Colour of the Everyday: The Legality and Psychological Impacts of Colour within Public Spaces
This thesis examines the legality of colours and the psychological impacts of colours within public spaces. By legality of colours, I mean the quality or state of being in accordance and observance of laws that address colour. By colour, I mean a phenomenon of visual light perception described in terms of hue, lightness, and saturation in tandem with the understanding that colour is a vibrating wavelength interpreted through the brain within a complex neurobiologistic construction. This is not to indicate that objects and things do not possess ‘colour’, but rather that they possess specific wavelengths, luminance, and saturations which our eyes then perceive and reinterpret through our neurological networking to indicate a ‘hue’.
By public spaces, I mean a social space that is generally open and accessible to people such as roads, pavements, public squares, parks and beaches, as well as government buildings, which are open to the public, such as public libraries. What are the impacts, influences, force and agency of colours in public spaces? How do colours re(produce) socio-cultural power relationships in neoliberal societies? How do they contribute to fixing and replicating social, national and economical differences? In what ways do colours either explicitly or implicitly work as mechanisms of inclusion and exclusion?
I argue that colour is a mechanism for the commodification of public spaces within neoliberal societies. By commodification, I refer to the Marxist theory used to describe the process by which something that does not have an economic value is assigned a value and hence illustrates how market values can replace other social values. Colour has been controlled, manipulated, and regulated within public spaces by authoritative powers to psychologically influence human populations.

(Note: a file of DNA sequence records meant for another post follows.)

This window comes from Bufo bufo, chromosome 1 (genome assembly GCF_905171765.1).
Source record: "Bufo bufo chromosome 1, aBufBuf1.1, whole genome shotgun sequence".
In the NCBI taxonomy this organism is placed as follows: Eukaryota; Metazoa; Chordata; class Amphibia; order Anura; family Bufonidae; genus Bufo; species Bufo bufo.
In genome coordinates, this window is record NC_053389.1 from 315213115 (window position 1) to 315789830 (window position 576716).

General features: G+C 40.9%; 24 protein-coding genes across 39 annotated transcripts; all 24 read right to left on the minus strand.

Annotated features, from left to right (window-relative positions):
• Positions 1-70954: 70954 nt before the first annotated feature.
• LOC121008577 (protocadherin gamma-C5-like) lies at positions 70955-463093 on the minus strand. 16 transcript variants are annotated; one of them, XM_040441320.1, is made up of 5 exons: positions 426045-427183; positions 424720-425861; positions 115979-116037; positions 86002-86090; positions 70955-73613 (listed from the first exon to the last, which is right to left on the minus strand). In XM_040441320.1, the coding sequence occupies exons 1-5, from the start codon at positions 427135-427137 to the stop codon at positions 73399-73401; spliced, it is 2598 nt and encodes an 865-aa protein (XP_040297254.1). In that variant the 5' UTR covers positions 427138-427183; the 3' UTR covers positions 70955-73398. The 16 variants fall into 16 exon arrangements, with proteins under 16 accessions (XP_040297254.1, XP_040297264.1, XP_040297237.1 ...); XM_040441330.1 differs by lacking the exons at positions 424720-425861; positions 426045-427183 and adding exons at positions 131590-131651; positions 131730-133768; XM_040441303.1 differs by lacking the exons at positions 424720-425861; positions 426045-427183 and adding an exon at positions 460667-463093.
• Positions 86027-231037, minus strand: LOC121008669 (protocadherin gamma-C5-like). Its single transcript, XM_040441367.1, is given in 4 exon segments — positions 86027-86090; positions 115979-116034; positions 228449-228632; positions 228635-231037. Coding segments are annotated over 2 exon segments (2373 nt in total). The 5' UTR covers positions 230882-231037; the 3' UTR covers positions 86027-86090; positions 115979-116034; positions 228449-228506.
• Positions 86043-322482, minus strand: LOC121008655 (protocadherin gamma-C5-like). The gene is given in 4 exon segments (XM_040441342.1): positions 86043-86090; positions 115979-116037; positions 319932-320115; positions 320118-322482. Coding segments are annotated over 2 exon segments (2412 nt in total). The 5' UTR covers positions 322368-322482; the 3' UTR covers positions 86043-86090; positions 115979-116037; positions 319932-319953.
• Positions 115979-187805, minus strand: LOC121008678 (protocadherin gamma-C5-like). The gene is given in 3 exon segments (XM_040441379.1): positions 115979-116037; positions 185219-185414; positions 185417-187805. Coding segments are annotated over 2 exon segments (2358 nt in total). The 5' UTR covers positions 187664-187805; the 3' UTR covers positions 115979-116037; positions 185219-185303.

Within this argument, a concern for the psychological effects of colour in public spaces has predominately been overshadowed by a concern for capitalization. An understanding of the historical trajectory of the control of colour immersed with the perspicacity of how colour becomes a device for the commodification of public spaces is essential. The case studies I analyze draw attention to the utilization of colour through control, commodification, commercialism, and capitalism. Colour is revealed to be a multitudinal and complex process. The unraveling of these threads will provide a sharpened sense of colour and the psychological effects of colour within public spaces.